Here we are at the top of the Internet Archive Top 100 with a comedy that has social consciousness and a heart. William Powell and real-life ex-wife Carole Lombard both received Oscar nominations for My Man Godfrey, which was nominated for six Academy Awards in all. It starts when Lombard brings back homeless Powell as part of a charity scavenger hunt. When her family hires him as a butler, we all learn that he is more complicated than he seems.
Leonard Maltin gave the film a perfect 4 stars, calling it a delightful romp and a classic screwball comedy. In 1999, My Man Godfrey was deemed “culturally significant” by the United States Library of Congress and selected for preservation in the National Film Registry. In 2006, Premiere magazine voted it one of “The 50 Greatest Comedies Of All Time”. For many years, it was on the IMDb Top 250 list, and it still ranks as the best in the Archive’s Feature Films collection.
There are fast-paced comedies, and then there’s His Girl Friday, where Cary Grant, Rosalind Russell and the rest of the cast ad-lib over each other to get a word in edgewise. The film is based on the play The Front Page, in which a newspaper editor tries to keep his star reporter from defecting with one last great story. The switch here is that the role of the reporter was changed to a woman, the editor’s ex-wife.
An IMDb poster said that director Howard Hawks thought of the gender switch at a dinner party where a woman spoke the dialogue from The Front Page. Wikipedia says it occurred during casting after Hawks’ secretary read the reporter’s lines. However it happened, the added level of conflict turned a good play into a great film. The American Film Institute’s 100 Years…100 Laughs ranked this as the 19th funniest movie of the century, and it fits well as the second-highest ranked movie in the Internet Archive Top 100.
The Life and Death of Colonel Blimp is the story of a British officer who rises through the ranks, but it touches on much more. Shown in flashback, we see Clive “Sugar” Candy change from a dashing young man to a retired brigadier general and wrestle with the conflicting ideas of British fair play and the ruthless tactics of modern warfare.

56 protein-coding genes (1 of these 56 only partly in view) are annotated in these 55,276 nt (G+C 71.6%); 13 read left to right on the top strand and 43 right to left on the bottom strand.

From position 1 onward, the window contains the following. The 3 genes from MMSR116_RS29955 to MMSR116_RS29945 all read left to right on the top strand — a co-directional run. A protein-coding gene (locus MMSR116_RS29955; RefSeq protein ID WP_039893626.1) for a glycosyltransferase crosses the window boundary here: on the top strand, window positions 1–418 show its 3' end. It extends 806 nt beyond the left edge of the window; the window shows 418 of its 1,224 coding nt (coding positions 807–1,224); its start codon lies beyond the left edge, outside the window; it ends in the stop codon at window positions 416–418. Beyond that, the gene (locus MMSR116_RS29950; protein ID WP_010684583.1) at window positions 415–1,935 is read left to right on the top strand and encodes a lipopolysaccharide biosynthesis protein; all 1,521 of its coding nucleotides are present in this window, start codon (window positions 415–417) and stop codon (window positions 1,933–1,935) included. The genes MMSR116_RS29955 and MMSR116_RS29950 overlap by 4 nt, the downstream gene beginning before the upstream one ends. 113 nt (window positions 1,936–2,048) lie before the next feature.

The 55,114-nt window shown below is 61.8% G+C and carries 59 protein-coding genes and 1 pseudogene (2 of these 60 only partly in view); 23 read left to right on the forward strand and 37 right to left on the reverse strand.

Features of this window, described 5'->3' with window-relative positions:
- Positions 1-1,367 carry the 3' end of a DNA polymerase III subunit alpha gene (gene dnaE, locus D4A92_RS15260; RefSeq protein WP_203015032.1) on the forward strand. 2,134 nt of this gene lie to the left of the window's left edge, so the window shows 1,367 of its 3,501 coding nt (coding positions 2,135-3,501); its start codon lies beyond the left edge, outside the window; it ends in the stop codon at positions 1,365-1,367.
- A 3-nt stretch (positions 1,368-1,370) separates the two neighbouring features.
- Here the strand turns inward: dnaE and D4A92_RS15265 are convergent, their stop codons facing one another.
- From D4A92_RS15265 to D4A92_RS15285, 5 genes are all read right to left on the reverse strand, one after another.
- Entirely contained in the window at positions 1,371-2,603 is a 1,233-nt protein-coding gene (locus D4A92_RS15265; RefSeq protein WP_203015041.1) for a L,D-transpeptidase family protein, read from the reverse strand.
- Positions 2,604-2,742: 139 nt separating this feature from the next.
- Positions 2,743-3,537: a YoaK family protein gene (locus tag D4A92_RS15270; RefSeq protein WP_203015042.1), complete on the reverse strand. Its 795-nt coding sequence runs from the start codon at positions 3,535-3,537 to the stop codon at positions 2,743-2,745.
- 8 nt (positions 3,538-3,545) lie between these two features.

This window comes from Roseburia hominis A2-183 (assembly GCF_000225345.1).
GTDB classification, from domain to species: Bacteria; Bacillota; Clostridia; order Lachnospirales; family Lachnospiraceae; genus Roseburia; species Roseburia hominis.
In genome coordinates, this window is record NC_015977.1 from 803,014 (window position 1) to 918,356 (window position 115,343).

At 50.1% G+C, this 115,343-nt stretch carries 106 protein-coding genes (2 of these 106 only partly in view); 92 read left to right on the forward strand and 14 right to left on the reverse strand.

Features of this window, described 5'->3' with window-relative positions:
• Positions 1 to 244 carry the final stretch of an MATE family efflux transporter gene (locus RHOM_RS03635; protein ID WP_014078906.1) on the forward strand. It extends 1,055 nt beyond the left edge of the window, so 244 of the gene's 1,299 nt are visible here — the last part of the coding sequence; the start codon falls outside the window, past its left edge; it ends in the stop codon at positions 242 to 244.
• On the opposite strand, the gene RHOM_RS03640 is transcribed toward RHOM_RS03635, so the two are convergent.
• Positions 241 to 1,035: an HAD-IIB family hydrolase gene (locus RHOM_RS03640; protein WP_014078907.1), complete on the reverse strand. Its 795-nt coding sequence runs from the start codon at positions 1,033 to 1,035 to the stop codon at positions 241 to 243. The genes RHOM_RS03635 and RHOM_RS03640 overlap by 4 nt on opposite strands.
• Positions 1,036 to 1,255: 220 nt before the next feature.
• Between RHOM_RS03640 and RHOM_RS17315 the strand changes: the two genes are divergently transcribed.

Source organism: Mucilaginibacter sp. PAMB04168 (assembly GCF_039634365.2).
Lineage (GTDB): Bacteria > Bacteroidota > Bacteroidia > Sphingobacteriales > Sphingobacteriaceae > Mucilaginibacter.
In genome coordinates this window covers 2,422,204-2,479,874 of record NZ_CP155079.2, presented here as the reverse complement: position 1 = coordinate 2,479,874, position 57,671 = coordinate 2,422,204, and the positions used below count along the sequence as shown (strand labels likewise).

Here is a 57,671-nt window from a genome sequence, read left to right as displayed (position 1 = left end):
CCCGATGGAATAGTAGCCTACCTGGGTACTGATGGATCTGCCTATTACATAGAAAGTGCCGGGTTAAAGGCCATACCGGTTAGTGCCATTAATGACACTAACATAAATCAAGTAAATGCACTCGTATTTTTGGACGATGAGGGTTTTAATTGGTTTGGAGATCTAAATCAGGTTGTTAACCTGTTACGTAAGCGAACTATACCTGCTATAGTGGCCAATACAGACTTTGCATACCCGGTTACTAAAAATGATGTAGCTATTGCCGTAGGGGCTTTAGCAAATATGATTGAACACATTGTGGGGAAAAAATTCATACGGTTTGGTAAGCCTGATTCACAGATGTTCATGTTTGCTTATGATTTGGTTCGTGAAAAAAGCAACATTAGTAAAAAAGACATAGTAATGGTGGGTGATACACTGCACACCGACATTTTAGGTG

According to the directors, the idea for the film came from a scene cut from their previous film, One of Our Aircraft Is Missing (IA #27), in which an elderly member of the crew tells a younger one, “You don’t know what it’s like to be old.” Due to the British government’s disapproval of the film, it was not released in the United States until 1945 and in a modified form, reduced to 150 minutes, then later to 90 minutes for television. We’re fortunate to have the original 163-minute version available in the Internet Archive Top 100.
There are so many accolades for this version of Charles Dickens’ novel. Leonard Maltin gave it a perfect 4 stars and called it “One of the greatest films ever made”. In 1999, the British Film Institute listed it fifth in the Top 100 British films of the 20th century. It was nominated for a Best Picture Oscar and won for Best Cinematography and Art Direction, probably for the signature opening graveyard scene.
David Lean was inspired to direct Great Expectations after watching a stage version in 1939. (Alec Guinness played Herbert Pocket in the play, and Lean cast him in his first speaking role.) This classic story of a poor young orphan who becomes a gentleman thanks to a mysterious benefactor is a fine choice for the top tier of the Internet Archive Top 100.
Life with Father is a gentle comedy based on a long-running Broadway play which was based on a semi-autobiographical novel about growing up in 1880s New York City. William Powell stars as the stockbroker patriarch who tries to run his household with the efficiency of his office. It was directed by Michael Curtiz, who had directed Casablanca five years earlier, with his customary perfect timing and dry wit.
Leonard Maltin gave the movie a perfect 4 stars, calling it “utterly delightful”. Powell was nominated for a Best Actor Oscar, and it’s nice to see him perform a different character than his typical suave modern man of the world. Look for a very young Elizabeth Taylor as the young girl who flummoxes the author’s character. Take my word for it, along with that of over 3,000 IMDb voters, that this film belongs in the top ten of the Internet Archive Top 100.